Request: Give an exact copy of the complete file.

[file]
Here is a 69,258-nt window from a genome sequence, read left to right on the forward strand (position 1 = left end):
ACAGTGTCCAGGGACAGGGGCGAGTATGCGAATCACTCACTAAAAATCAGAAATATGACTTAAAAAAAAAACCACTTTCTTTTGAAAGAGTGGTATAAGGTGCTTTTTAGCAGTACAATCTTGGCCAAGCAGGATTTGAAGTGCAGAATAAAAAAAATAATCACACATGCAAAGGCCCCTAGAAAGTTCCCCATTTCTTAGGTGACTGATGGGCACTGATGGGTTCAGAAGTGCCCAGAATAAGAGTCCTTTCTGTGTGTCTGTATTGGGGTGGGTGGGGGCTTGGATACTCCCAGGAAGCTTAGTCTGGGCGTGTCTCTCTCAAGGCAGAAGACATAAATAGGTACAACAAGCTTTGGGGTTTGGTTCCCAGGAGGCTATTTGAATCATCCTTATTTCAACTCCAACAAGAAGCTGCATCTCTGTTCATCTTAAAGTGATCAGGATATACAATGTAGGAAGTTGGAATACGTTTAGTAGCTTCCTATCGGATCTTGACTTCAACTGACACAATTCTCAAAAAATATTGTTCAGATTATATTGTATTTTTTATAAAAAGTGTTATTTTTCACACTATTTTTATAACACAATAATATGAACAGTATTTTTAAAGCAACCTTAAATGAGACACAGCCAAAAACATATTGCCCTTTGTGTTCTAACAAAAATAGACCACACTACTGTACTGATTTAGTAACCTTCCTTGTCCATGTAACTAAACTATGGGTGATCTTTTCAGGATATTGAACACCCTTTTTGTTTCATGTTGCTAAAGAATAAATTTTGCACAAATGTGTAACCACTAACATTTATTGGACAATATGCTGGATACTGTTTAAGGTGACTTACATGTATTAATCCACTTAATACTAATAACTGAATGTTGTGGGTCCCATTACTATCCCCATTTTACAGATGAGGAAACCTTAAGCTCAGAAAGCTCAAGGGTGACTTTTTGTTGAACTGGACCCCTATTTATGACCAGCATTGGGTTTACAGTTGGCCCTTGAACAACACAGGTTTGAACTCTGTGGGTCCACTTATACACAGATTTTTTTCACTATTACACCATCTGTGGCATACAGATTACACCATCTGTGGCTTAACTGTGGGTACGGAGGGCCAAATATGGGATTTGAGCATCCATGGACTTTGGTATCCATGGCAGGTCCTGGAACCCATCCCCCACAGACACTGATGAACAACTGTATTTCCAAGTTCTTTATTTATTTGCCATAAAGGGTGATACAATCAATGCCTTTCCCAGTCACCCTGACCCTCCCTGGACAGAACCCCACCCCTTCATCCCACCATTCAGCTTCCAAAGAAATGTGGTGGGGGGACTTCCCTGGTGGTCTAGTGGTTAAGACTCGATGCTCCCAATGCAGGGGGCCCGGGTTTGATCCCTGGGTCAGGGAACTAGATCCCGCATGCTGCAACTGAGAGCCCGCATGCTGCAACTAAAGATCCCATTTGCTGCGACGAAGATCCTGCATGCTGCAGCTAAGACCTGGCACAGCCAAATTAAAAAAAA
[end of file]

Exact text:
Here is a 69,258-nt window from a genome sequence, read left to right on the forward strand (position 1 = left end):
ACAGTGTCCAGGGACAGGGGCGAGTATGCGAATCACTCACTAAAAATCAGAAATATGACTTAAAAAAAAAACCACTTTCTTTTGAAAGAGTGGTATAAGGTGCTTTTTAGCAGTACAATCTTGGCCAAGCAGGATTTGAAGTGCAGAATAAAAAAAATAATCACACATGCAAAGGCCCCTAGAAAGTTCCCCATTTCTTAGGTGACTGATGGGCACTGATGGGTTCAGAAGTGCCCAGAATAAGAGTCCTTTCTGTGTGTCTGTATTGGGGTGGGTGGGGGCTTGGATACTCCCAGGAAGCTTAGTCTGGGCGTGTCTCTCTCAAGGCAGAAGACATAAATAGGTACAACAAGCTTTGGGGTTTGGTTCCCAGGAGGCTATTTGAATCATCCTTATTTCAACTCCAACAAGAAGCTGCATCTCTGTTCATCTTAAAGTGATCAGGATATACAATGTAGGAAGTTGGAATACGTTTAGTAGCTTCCTATCGGATCTTGACTTCAACTGACACAATTCTCAAAAAATATTGTTCAGATTATATTGTATTTTTTATAAAAAGTGTTATTTTTCACACTATTTTTATAACACAATAATATGAACAGTATTTTTAAAGCAACCTTAAATGAGACACAGCCAAAAACATATTGCCCTTTGTGTTCTAACAAAAATAGACCACACTACTGTACTGATTTAGTAACCTTCCTTGTCCATGTAACTAAACTATGGGTGATCTTTTCAGGATATTGAACACCCTTTTTGTTTCATGTTGCTAAAGAATAAATTTTGCACAAATGTGTAACCACTAACATTTATTGGACAATATGCTGGATACTGTTTAAGGTGACTTACATGTATTAATCCACTTAATACTAATAACTGAATGTTGTGGGTCCCATTACTATCCCCATTTTACAGATGAGGAAACCTTAAGCTCAGAAAGCTCAAGGGTGACTTTTTGTTGAACTGGACCCCTATTTATGACCAGCATTGGGTTTACAGTTGGCCCTTGAACAACACAGGTTTGAACTCTGTGGGTCCACTTATACACAGATTTTTTTCACTATTACACCATCTGTGGCATACAGATTACACCATCTGTGGCTTAACTGTGGGTACGGAGGGCCAAATATGGGATTTGAGCATCCATGGACTTTGGTATCCATGGCAGGTCCTGGAACCCATCCCCCACAGACACTGATGAACAACTGTATTTCCAAGTTCTTTATTTATTTGCCATAAAGGGTGATACAATCAATGCCTTTCCCAGTCACCCTGACCCTCCCTGGACAGAACCCCACCCCTTCATCCCACCATTCAGCTTCCAAAGAAATGTGGTGGGGGGACTTCCCTGGTGGTCTAGTGGTTAAGACTCGATGCTCCCAATGCAGGGGGCCCGGGTTTGATCCCTGGGTCAGGGAACTAGATCCCGCATGCTGCAACTGAGAGCCCGCATGCTGCAACTAAAGATCCCATTTGCTGCGACGAAGATCCTGCATGCTGCAGCTAAGACCTGGCACAGCCAAATTAAAAAAAA